Article

Rubin, S.C. et al. Clinical and pathological features of ovarian cancer in women with germ-line mutations of BRCA1. N. Engl. J. Med. 335, 1413-1416

Creighton University, Omaha, Nebraska, United States
New England Journal of Medicine (Impact Factor: 54.42). 12/1996; 335(19):1413-6. DOI: 10.1056/NEJM199611073351901
Source: PubMed

ABSTRACT We tested the hypothesis that ovarian cancers associated with germ-line mutations of BRCA1 have distinct clinical and pathological features as compared with sporadic ovarian cancers.
We reviewed clinical and pathological data on patients with primary epithelial ovarian cancer found to have germ-line mutations of BRCA1. Survival among patients with advanced-stage cancer and such mutations was compared with that in control patients matched stage, grade, and histologic subtype of the tumors. A combination of single-strand conformation and sequencing analyses was used to examine the 22 coding exons and intronic splice-donor and splice-acceptor regions of BRCA1 for mutations in pathological specimens. Alternatively, some patients were known to be obligate carriers of the mutant BRCA1 gene because of their parental relationships with documented mutant-gene carriers.
We identified 53 patients with germ-line mutations of BRCA1. The average age at diagnosis was 48 years (range, 28 to 78). Histologic examination in 43 of the 53 patients showed serous adenocarcinoma. Thirty-seven tumors were of grade 3, 11 were of grade 2, 2 were of grade 1, and 3 were of low malignant potential. In 38 patients, the tumors were of stage III; 9 patients (including those with tumors of low malignant potential) had stage I disease, 5 had stage IV, and 1 had stage II. As of June 1996, with a median follow-up among survivors of 71 months from diagnosis, 20 patients had died of ovarian cancer, 27 had no evidence of the disease, 4 were alive with the disease, and 2 had died of other diseases. Actuarial median survival for the 43 patients with and advanced-stage disease was 77 months, as compared with 29 months for the matched controls (P<0.001).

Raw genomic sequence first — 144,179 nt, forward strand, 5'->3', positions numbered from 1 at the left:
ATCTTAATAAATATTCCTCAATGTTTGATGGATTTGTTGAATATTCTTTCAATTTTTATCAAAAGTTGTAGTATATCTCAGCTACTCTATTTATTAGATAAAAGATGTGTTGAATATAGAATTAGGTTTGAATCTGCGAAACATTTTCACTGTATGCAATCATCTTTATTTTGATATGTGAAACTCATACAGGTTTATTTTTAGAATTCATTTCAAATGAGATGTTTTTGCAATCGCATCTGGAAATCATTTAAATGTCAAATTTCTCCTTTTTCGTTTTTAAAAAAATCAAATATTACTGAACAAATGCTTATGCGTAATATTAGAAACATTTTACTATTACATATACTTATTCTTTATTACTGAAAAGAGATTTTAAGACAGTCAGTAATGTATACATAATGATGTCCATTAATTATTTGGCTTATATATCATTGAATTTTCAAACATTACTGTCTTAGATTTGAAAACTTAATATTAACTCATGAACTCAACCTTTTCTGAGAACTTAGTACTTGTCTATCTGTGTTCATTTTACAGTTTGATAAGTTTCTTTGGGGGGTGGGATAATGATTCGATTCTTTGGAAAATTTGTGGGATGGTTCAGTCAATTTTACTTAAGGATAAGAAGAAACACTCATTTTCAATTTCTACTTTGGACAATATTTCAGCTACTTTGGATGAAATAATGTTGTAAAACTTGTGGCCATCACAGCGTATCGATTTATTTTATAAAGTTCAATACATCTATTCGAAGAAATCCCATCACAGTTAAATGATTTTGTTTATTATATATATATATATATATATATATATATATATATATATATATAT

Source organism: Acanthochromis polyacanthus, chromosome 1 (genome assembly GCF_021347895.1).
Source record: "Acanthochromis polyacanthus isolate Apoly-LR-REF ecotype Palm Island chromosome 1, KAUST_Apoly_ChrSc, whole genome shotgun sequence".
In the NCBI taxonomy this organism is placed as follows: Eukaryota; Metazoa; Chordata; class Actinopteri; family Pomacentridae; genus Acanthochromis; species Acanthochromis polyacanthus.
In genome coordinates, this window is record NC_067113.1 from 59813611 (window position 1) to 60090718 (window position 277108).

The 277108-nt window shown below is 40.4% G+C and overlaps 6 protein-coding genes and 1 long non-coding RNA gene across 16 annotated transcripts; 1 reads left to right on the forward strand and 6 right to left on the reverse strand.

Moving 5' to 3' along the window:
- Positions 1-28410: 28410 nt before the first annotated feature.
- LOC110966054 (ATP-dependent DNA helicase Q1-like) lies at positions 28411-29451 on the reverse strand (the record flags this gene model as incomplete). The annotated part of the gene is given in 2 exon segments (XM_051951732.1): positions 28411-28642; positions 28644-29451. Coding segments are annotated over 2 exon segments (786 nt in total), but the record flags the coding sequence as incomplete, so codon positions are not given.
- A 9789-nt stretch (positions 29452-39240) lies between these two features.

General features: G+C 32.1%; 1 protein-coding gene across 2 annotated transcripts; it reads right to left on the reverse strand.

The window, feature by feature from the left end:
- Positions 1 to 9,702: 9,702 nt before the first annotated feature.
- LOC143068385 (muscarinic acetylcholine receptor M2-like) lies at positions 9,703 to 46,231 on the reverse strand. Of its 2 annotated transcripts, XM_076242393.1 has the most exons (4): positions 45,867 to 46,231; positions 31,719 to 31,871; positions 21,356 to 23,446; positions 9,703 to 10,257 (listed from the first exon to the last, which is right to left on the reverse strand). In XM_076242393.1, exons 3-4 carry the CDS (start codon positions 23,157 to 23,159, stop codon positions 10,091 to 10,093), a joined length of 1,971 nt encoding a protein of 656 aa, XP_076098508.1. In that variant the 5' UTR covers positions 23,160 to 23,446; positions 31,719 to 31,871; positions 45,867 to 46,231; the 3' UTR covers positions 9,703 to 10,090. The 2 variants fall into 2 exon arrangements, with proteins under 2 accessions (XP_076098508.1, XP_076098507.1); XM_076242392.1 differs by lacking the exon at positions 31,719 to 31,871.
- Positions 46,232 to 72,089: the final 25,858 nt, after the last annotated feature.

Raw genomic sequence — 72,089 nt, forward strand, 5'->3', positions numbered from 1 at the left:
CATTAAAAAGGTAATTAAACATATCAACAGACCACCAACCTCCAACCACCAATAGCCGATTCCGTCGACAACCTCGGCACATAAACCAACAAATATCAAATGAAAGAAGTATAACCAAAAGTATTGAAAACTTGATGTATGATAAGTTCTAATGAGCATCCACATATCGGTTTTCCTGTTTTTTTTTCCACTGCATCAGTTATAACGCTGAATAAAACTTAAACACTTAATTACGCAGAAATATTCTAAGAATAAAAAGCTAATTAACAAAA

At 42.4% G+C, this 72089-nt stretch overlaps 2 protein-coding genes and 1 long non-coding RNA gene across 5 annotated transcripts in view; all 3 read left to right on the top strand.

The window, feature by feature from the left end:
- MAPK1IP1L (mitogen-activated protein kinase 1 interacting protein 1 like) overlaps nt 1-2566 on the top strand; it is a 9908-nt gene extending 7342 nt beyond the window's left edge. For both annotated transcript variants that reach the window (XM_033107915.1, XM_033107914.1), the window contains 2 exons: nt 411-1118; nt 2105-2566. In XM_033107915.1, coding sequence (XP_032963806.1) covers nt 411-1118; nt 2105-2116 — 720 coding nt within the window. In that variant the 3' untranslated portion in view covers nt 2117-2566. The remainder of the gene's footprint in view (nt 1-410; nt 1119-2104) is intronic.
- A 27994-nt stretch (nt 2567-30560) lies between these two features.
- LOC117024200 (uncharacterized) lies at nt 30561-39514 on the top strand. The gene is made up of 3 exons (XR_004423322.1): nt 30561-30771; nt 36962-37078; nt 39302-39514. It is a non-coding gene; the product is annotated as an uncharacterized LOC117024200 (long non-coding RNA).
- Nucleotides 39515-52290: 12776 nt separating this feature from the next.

As compared with sporadic ovarian cancers, cancers associated with BRCA1 mutation appear to have a significantly more favorable clinical course.

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    • "Our findings have important clinical implications. In both breast and ovarian cancers, patients with BRCA mutations are known to have a better clinical outcome [2] [3]. This has been presumed to be due to increased sensitivity to chemotherapy. "
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    • "Our findings have important clinical implications. In both breast and ovarian cancers, patients with BRCA mutations are known to have a better clinical outcome [2] [3]. This has been presumed to be due to increased sensitivity to chemotherapy. "
    [Show abstract] [Hide abstract]
    ABSTRACT: In ovarian cancer, loss of BRCA gene expression in tumors is associated with improved response to chemotherapy and increased survival. A means to pharmacologically downregulate BRCA gene expression could improve the outcomes of patients with BRCA wild-type tumors. We report that vascular endothelial growth factor receptor 3 (VEGFR3) inhibition in ovarian cancer cells is associated with decreased levels of both BRCA1 and BRCA2. Inhibition of VEGFR3 in ovarian tumor cells was associated with growth arrest. CD133+ ovarian cancer stemlike cells were preferentially susceptible to VEGFR3-mediated growth inhibition. VEGFR3 inhibition–mediated down-regulation of BRCA gene expression reversed chemotherapy resistance and restored chemosensitivity in resistant cell lines in which a BRCA2 mutation had reverted to wild type. Finally, we demonstrate that tumor-associated macrophages are a primary source of VEGF-C in the tumor microenvironment. Our studies suggest that VEGFR3 inhibition may be a pharmacologic means to downregulate BRCA genes and improve the outcomes of patients with BRCA wild-type tumors.
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    • "Many BRCA1 gene mutations characterized familial occurrence and the presence of specific mutations are much more frequent in certain isolated populations and ethnic groups compared to the general population [6]. Rubin et al. reported that carriers of mutations in the BRCA1 gene appear to have a significantly more favorable clinical course [7]. In opposite, Johannsson et al. suggested that the survival for carriers of BRCA1 mutation is similar or worse compared to the patients with breast and ovarian cancer in general [8]. "
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